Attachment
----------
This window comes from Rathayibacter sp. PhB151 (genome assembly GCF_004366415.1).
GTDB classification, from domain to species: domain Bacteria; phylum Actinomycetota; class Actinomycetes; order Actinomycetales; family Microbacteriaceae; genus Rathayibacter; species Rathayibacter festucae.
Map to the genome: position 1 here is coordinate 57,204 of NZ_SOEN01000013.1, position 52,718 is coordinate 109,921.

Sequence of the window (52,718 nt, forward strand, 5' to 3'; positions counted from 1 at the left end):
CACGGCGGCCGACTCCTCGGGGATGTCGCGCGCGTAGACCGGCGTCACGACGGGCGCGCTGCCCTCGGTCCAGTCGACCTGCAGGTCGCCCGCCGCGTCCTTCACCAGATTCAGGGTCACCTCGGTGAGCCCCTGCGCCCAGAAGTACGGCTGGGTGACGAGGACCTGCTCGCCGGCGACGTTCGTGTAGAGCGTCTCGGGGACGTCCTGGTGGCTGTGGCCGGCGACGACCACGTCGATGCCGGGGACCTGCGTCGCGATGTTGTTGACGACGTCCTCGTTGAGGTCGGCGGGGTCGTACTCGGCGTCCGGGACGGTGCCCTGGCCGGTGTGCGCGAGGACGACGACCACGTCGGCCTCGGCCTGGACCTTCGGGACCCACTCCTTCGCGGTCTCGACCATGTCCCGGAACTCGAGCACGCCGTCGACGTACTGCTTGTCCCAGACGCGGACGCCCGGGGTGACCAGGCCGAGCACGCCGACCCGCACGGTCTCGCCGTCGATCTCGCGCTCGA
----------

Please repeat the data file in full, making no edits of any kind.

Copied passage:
This window comes from Rathayibacter sp. PhB151 (genome assembly GCF_004366415.1).
GTDB classification, from domain to species: domain Bacteria; phylum Actinomycetota; class Actinomycetes; order Actinomycetales; family Microbacteriaceae; genus Rathayibacter; species Rathayibacter festucae.
Map to the genome: position 1 here is coordinate 57,204 of NZ_SOEN01000013.1, position 52,718 is coordinate 109,921.

Sequence of the window (52,718 nt, forward strand, 5' to 3'; positions counted from 1 at the left end):
CACGGCGGCCGACTCCTCGGGGATGTCGCGCGCGTAGACCGGCGTCACGACGGGCGCGCTGCCCTCGGTCCAGTCGACCTGCAGGTCGCCCGCCGCGTCCTTCACCAGATTCAGGGTCACCTCGGTGAGCCCCTGCGCCCAGAAGTACGGCTGGGTGACGAGGACCTGCTCGCCGGCGACGTTCGTGTAGAGCGTCTCGGGGACGTCCTGGTGGCTGTGGCCGGCGACGACCACGTCGATGCCGGGGACCTGCGTCGCGATGTTGTTGACGACGTCCTCGTTGAGGTCGGCGGGGTCGTACTCGGCGTCCGGGACGGTGCCCTGGCCGGTGTGCGCGAGGACGACGACCACGTCGGCCTCGGCCTGGACCTTCGGGACCCACTCCTTCGCGGTCTCGACCATGTCCCGGAACTCGAGCACGCCGTCGACGTACTGCTTGTCCCAGACGCGGACGCCCGGGGTGACCAGGCCGAGCACGCCGACCCGCACGGTCTCGCCGTCGATCTCGCGCTCGA